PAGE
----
Nowadays, Taylorism is almost a derogatory word. Furthermore, often any form of process management is seen as undesirable. This is a shame, and one that merits a brief journey back to the beginning of the 20th century to come to a more complete understanding of what Taylorism and processes are about.
The origins of Taylorism, application of science to management
Frederik Winslow Taylor, after whom Taylorism is named, was an American engineer who sought to improve manufacturing operations by applying scientific methods to the development of processes.
This does not sound bad at all, right? Indeed, themes such as analysis, logic, rationality, and standardization of best practices do not sound suspicious at all.
Taylor did not get everything right, though, and unfortunately there were a couple of things he got wrong that tainted much of what was good: continuity and respect for people. Taylor did not realize that the best system was constantly subject to change as the environment in which we operate changes, for example as a result of technological innovation. He also held workers in very low esteem and considered them incapable of improving work methods, instead preferring that work to be reserved for specialists. These errors still affect the way processes are viewed by many people.
Hatred of processes
As an example, Supercell CEO Ilkka Paananen gave the following comments in an interview in December 2012: “Quite frankly, it’s not fun to work in those sorts of [big] companies. They’re run by process, and top-down management … Of course we have some processes, but basically everybody hates processes here — for there to be a process of any kind, there has to be a really good reason.”
Andrew McAfee wrote the following in his book Enterprise 2.0:
It’s easy to understand where this faith in structure originates. It’s at least as old as the theories of the pioneering industrial engineer Frederick Winslow Taylor, who at the beginning of the twentieth century advocated studying work to determine the “one best way” of accomplishing it and then making sure that all workers followed the new standard. Later in the century, the quality revolution led by W. Edwards Deming, Joseph Juran, and others stressed that the best way to ensure consistently satisfactory outcomes was not to focus on the outcomes themselves, but rather to control the process used to create them. This could mean, for example, taking away a worker’s right to adjust his machine after it generated a single bad part and giving this right instead to an engineer who will use the techniques of statistical process control to determine if the machine had truly drifted out of specification.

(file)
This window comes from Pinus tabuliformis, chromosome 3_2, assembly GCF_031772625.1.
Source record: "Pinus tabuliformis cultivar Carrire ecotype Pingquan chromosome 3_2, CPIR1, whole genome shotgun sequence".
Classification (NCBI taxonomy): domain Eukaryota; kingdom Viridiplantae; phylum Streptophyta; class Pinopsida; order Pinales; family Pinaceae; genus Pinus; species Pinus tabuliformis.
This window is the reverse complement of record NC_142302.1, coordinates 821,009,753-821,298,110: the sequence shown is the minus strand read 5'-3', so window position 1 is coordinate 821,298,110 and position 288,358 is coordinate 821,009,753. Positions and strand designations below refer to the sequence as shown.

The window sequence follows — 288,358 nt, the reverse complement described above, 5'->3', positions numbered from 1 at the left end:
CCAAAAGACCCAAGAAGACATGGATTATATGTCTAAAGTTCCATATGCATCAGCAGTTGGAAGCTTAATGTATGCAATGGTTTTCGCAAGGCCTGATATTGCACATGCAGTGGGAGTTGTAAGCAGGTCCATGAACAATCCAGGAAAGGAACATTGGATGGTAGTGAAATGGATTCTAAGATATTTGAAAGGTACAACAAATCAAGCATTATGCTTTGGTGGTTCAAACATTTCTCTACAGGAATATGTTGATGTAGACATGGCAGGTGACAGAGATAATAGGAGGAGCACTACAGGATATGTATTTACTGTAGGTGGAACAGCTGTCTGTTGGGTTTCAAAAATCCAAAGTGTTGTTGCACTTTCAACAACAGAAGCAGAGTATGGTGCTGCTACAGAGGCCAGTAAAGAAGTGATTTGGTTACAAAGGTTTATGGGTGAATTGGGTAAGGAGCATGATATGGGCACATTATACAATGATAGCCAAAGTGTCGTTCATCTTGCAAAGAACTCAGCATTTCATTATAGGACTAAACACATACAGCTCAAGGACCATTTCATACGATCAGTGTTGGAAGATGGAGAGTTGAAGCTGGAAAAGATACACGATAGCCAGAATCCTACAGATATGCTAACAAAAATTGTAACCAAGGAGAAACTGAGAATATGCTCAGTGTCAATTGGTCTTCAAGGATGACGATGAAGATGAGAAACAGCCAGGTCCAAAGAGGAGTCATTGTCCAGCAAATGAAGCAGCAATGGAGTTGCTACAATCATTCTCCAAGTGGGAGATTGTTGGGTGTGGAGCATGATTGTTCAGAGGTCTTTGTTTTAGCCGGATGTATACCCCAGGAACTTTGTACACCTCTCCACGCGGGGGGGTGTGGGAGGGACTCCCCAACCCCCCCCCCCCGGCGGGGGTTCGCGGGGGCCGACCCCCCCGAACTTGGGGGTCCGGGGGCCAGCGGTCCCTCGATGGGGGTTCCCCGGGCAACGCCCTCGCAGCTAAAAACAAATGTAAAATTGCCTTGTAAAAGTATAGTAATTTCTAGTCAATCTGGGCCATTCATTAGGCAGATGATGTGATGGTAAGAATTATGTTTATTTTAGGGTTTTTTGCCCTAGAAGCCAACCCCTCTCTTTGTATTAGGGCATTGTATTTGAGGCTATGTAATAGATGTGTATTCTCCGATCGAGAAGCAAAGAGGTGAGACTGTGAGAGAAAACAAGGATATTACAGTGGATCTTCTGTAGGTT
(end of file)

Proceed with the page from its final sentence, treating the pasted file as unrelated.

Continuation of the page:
I could quote many other examples if I thought it necessary to reinforce my point. Processes have come to be equated with top-down management and disenfranchisement of workers. However, it is important to realize that processes and top-down management are logically separate and there is no particular need for them to be connected.
As a matter of fact, W. Edwards Deming never advocated removing the opportunity of anyone to affect his own work, although he did demonstrate rather convincingly that it is harmful to adjust a machine after a single bad part has been produced and instead the variance needs to be monitored statistically in order to make good decisions – which can be made on the shop floor by the operators with the help of control charts! The way he is described as one of the people who wanted to take rights away from workers just goes on to show how deep the hatred of processes runs and how tainted anything associated with processes appears.
Hatred of processes is based on a profound misunderstanding. Processes as such do not remove the possibility to affect one’s own work. They do give work structure and standards, which in turn make it possible to systematically analyze work and improve it through lessons learned. Removal of processes turns work into a series of ad hoc decisions with no continuity, no lessons learned, and no possibility for systematic improvement.
The Lean solution
In Lean, the relationship between workers and processes is markedly different. Processes do play a central role as a way to ensure steady quality and elimination of waste, but there are two major differences compared to the Tayloristic model:
- Lean is based on continuous improvement and it does not consider it possible to attain perfection
- The workers actively participate in process improvement
These differences compared to Taylorism are direct effects of Lean’s Confucian view of man as a self-learning and self-improving creature on a journey towards perfection. With this view of man, it is simply impossible to adopt Taylorism. I do not claim that the creators of Lean consciously framed their thoughts in this manner, but this view of man was nonetheless a driving force that made Lean into what it is today. This is also one explanation for the way Lean evolved in the US to Lean Six Sigma with its reliance on experts – with a different view of man, it is easy to return to the expert-run improvement cycle that is against the very core of Lean.
It is worth noting that the high level of employee participation does not always come naturally. In some studies, many workers have actually preferred less control and responsibility over their work. If this is a real issue, it is one that Lean shares with social business and other anti-Tayloristic systems of management, as they are all based on a high level of employee participation.
Photo: Taylorism by Lars Plougmann @ Flickr (CC)